Stay on courseOne of the biggest problems of software engineering companies in Switzerland is currently to get new software developers. To get new employees there are several points as for example salary, environment, career possibilities and technologies. The last point looks easy but in reality it isn’t that easy. Why are essential technology decisions (like languages, frameworks, application servers or big libraries) not only made by developers? Why does the management mostly make those decisions?

In this blog post I try to see the technology aspect for creating software from different perspectives. Those views based on experiences and talks I had during the last ten years.

Customer

As expected the technology used for the software is for the customer irrelevant. But for him counts the working functionality and some non-functional requirements as usability or performance.

Product owner or product manager

The product owner neither is interested in the used technology directly. He’s mainly interested to get the functionality in time and in budget. But he’s also interested to get a good quality of the product, else he’ll receive complaints from the users (of the customer).

IT department

The IT department who has to operate the system is somehow interested in technology. They usually don’t like new technology. One reason is for sure "never change a running system". Another reason is the needed knowhow for every technology. They have to concern the cost of maintaining that knowhow.

Software Architect

The software architect (and I am currently one) is special. When he’s interested in technology, he should take responsibility in the project. If not, you have an architect who lives in the "ivory tower". Mainly the architect should concern more about structure, integration of components or other systems, maintainability and quality.

Human resource management

In most of the companies this part get lost. Today it is hard (specially in Switzerland) to get new developers. So, new and fancy technologies make a job or company more attractive. This means, that the human resource management is interested to use up-to-date technologies.

Developer

Well, most developers care about technology. Specially younger developers more because they had the possibility to try those at the university or in little projects with their colleagues. For those developers technology is essential for the daily job and to be motivated. If they have not the possibility to use new technology they will leave the company after one or two years. And that isn’t cheap for the company.

Management

Today most companies use some self-made frameworks. One reason they spent money to create one is the fear of creative developers who want "to fulfil themself". This means for the management that those developers are out of control and create overcomplicated things with a lot of different technologies. I think this fear is unjustified today, but in the days when everybody could call himself a developer it was not only rightless.
But the management has the difficult task to concern all the roles I described before and make a reasonably decision.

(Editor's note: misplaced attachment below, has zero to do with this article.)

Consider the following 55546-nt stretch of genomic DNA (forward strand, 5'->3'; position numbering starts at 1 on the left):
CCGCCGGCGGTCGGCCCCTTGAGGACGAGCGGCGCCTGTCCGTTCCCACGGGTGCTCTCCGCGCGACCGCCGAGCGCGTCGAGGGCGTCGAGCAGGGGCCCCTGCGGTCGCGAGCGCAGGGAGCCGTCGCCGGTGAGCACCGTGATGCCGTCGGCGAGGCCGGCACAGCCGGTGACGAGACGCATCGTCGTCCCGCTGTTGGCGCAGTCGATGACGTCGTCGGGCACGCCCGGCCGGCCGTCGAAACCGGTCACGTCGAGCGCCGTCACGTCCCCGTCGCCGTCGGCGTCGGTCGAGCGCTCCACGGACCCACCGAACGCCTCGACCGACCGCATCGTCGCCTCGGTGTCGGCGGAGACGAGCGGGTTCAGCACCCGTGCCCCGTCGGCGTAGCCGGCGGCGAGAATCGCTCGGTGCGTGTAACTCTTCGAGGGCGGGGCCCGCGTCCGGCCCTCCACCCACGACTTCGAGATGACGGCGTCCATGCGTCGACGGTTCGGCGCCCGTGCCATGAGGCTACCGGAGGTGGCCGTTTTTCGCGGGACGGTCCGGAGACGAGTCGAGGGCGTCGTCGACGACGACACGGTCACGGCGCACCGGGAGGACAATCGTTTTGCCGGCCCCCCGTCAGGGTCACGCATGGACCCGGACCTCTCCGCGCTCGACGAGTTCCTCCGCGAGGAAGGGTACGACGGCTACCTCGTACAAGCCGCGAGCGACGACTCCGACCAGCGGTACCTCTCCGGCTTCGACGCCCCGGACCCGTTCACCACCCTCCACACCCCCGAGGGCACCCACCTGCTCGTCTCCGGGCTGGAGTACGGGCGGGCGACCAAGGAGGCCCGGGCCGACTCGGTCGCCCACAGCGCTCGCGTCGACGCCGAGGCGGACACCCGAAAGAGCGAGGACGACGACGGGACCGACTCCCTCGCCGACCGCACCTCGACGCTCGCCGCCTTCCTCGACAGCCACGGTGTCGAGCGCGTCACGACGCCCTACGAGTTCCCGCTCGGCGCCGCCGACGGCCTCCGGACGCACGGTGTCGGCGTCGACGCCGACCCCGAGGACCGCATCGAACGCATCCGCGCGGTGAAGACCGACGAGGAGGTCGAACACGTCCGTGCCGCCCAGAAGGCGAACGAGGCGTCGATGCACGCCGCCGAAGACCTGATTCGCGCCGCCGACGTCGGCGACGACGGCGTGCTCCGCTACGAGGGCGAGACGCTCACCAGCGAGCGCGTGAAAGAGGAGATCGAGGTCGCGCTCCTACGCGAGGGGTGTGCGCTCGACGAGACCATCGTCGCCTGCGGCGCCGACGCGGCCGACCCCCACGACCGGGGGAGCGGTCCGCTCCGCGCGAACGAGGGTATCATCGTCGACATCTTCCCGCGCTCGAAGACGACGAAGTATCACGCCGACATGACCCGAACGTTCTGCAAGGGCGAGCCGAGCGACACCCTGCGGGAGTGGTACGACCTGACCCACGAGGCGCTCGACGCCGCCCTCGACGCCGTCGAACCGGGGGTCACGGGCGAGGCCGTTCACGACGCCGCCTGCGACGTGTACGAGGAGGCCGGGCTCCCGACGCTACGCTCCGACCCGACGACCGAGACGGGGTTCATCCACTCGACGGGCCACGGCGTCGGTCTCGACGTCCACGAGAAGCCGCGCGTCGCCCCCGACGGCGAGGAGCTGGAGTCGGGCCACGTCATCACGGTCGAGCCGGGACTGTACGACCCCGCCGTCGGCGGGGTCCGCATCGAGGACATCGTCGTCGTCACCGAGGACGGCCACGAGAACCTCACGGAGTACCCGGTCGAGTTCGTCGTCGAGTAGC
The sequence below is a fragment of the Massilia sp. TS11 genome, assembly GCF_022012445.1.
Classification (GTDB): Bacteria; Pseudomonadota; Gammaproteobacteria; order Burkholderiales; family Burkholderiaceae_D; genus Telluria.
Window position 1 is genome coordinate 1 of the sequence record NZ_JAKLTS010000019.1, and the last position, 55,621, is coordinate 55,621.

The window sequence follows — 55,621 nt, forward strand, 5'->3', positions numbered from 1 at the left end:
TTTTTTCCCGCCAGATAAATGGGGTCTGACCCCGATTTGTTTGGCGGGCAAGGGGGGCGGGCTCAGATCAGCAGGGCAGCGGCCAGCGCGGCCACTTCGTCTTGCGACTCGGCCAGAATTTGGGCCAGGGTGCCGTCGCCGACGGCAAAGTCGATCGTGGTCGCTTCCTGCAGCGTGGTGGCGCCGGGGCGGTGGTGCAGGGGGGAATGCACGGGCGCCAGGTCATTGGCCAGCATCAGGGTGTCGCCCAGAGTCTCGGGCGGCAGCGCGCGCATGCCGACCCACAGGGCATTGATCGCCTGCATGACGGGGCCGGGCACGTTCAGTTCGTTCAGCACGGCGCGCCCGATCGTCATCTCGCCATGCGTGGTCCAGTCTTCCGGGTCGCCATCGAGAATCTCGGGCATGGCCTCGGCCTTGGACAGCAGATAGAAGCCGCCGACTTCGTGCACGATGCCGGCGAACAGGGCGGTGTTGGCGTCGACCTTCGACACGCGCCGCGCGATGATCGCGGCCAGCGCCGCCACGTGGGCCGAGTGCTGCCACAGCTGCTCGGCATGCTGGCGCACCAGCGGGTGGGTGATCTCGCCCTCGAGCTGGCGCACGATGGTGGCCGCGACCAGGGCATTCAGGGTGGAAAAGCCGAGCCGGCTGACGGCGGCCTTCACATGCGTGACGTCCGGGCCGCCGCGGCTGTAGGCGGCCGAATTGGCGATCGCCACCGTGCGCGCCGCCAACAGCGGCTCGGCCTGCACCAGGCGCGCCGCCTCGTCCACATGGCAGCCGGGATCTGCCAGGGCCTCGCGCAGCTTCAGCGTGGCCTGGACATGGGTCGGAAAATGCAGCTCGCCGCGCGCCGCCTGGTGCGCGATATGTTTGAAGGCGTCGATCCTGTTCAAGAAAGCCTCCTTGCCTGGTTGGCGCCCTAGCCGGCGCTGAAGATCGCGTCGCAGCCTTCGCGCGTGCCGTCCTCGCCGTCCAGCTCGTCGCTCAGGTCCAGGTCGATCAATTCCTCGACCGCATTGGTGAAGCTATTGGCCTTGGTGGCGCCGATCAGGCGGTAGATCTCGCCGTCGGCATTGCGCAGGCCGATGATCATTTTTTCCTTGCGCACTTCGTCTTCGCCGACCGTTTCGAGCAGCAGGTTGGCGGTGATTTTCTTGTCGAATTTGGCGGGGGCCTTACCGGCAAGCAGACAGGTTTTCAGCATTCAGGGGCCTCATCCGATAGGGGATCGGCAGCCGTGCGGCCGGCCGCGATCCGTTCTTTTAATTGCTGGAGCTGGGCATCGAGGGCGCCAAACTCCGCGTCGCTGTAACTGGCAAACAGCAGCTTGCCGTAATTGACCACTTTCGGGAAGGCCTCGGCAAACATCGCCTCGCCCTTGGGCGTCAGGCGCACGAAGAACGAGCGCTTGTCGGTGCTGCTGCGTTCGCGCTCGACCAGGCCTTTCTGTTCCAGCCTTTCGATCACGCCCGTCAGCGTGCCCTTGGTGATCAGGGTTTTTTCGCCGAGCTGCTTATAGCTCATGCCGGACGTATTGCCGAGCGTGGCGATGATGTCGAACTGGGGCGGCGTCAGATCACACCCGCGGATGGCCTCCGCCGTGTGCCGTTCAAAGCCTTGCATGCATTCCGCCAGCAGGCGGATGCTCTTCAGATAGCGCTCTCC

Conclusion

It seams there is a fight between the developers and the management who should make decisions about technologies. It is important that the management has all the information it needs and can concern all the risks of an introduction of a new technology. But the management has to be open to all the facts and arguments and should not presume to make a decision based on old experiences, assumptions or prejudices.
If the decisions are too offensive, then you have at the end quite everything in the IT department (for example all java application server products). On the other hand, if the decisions are too defensive, then you will have a stagnation. This will be very expensive to solve because you have to spend a lot of many to get up-to-date again.

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Speaking at the .NET Usergroup Bern

December 4th, 2011 No comments

imageDuring a Lunch event organized by the .NET Usergroup Bern at the 7 December 2011 in Bern I will speak about the following question:

Is Software design overrated?

Yes, I know, it’s provocative. And obviously wrong. Really? I’m not so sure. After 10 years as software engineer and some years as software architect I saw too often no design, just a transformation from requirements directly in code. And what is the problem with that?

Interested? So come to my talk, here is some more information. The twitter hashtag will be #dnugbesd.

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Speaking at the .NET Usergroup Zentralschweiz

November 18th, 2011 No comments

dotnetzentralI’m holding at the .NET Usergroup Zentralschweiz a short talk about "Know your warm-up", see my last blog post. I’ll explain what I developed exactly and how I train new employees with this warm-up. I will also demonstrate the sample application which a new employee develops from scratch.

Come to see me speaking the 24. November, 18:00 at the following address: bbv Software Service AG, Blumenrain 10, Luzern, 1. Stock.

Thanks @danielmarbach and @ursenzler for having me.

Update:
There is a wrap-up on the site of the .NET Usergroup Zentralschweiz with some pictures. The slides are now available.